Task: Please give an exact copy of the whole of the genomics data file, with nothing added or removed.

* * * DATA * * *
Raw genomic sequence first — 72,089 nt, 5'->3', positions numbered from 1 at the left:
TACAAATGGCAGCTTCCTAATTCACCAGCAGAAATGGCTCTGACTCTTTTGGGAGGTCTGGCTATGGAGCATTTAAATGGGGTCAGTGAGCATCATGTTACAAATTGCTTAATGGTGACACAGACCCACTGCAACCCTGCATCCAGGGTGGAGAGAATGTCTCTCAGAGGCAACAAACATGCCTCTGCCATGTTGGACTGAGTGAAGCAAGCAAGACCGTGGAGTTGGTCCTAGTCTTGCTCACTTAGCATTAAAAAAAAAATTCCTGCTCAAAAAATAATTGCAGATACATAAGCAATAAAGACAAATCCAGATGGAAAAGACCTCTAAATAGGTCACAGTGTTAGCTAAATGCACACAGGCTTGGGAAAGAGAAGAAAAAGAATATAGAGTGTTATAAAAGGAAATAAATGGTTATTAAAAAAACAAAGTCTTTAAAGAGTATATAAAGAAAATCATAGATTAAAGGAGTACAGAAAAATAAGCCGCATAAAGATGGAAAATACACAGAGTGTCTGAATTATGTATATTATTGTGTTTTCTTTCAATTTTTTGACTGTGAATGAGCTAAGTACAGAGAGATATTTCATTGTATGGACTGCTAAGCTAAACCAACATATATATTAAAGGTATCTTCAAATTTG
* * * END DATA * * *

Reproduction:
Raw genomic sequence first — 72,089 nt, 5'->3', positions numbered from 1 at the left:
TACAAATGGCAGCTTCCTAATTCACCAGCAGAAATGGCTCTGACTCTTTTGGGAGGTCTGGCTATGGAGCATTTAAATGGGGTCAGTGAGCATCATGTTACAAATTGCTTAATGGTGACACAGACCCACTGCAACCCTGCATCCAGGGTGGAGAGAATGTCTCTCAGAGGCAACAAACATGCCTCTGCCATGTTGGACTGAGTGAAGCAAGCAAGACCGTGGAGTTGGTCCTAGTCTTGCTCACTTAGCATTAAAAAAAAAATTCCTGCTCAAAAAATAATTGCAGATACATAAGCAATAAAGACAAATCCAGATGGAAAAGACCTCTAAATAGGTCACAGTGTTAGCTAAATGCACACAGGCTTGGGAAAGAGAAGAAAAAGAATATAGAGTGTTATAAAAGGAAATAAATGGTTATTAAAAAAACAAAGTCTTTAAAGAGTATATAAAGAAAATCATAGATTAAAGGAGTACAGAAAAATAAGCCGCATAAAGATGGAAAATACACAGAGTGTCTGAATTATGTATATTATTGTGTTTTCTTTCAATTTTTTGACTGTGAATGAGCTAAGTACAGAGAGATATTTCATTGTATGGACTGCTAAGCTAAACCAACATATATATTAAAGGTATCTTCAAATTTG